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Nick Saban admits not all Alabama scholarship offers are committable

Nick Saban-Mark Richt
Doug Benc / Getty Images

At the final of eight booster club appearances, Alabama coach Nick Saban was candid on a few recruiting topics.

Alabama’s scholarship offers at some positions, most notably quarterback, are non-committable and pending an evaluation at summer camp, reported al.com’s Mike Herndon. Alabama has non-committable "offers" out to two Georgia high school quarterbacks, Gainesville’s Deshaun Watson (committed to Clemson) and Pierce County’s Tyler Harris.

"It is our philosophy at certain positions that we really like to learn a lot about players and one of the best ways to learn about a player is when they come and visit you, because you're limited in terms of the contact you can have with them off-campus," Saban told the website.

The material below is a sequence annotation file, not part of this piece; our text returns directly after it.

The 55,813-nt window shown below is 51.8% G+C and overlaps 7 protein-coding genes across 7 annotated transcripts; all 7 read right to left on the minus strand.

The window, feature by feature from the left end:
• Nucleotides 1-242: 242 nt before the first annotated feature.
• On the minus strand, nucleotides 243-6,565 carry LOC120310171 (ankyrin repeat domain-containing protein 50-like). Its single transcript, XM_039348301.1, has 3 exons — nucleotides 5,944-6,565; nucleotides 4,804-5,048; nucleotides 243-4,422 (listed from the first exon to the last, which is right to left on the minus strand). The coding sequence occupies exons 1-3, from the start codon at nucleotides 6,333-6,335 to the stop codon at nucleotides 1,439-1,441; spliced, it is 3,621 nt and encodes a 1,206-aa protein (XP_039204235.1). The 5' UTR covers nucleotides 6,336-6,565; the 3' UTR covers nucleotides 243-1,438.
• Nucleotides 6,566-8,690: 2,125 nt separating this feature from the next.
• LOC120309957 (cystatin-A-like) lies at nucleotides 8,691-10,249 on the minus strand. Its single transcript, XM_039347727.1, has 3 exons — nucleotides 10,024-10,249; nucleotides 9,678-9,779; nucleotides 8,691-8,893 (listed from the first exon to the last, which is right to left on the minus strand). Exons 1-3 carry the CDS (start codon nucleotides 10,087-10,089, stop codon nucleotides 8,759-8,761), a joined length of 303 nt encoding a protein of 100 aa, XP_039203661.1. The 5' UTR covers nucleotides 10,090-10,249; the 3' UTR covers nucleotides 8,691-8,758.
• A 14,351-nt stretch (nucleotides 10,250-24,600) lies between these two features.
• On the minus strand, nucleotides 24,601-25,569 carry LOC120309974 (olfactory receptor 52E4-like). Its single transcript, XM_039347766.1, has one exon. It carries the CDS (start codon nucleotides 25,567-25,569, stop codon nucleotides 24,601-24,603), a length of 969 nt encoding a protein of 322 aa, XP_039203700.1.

"To get some of them to come here in the summer I think is a really big tool in evaluation as well as an opportunity to get to know guys, to see if they have the right character and attitude to fit in your program."

It’s common for colleges make non-committable scholarship "offers" to rising seniors that are pending an evaluation at summer camp – especially at the quarterback position. It’s just rare for a college coach, especially Saban, to publicly admit it because then it may cause confusion for other kids at other positions offered by the same college on whether or not they have a “true” or committable offer.

Saban was also asked about his opinion of high school all-star games: "I think it's great for the players to go do that. ... We don't think football's a dangerous game, so we don't worry about guys getting injured.  It does happen sometimes, but I think those kinds of opportunities, those kinds of experiences for young people help them mature and actually make them better players when they get to us."

Saban will likely draw some criticism for specifically saying “We don't think football's a dangerous game, so we don't worry about guys getting injured” for too many reasons to mention. In Saban’s defense, he was discussing it in the context of high school all-star game, but it was an interesting choice of words.

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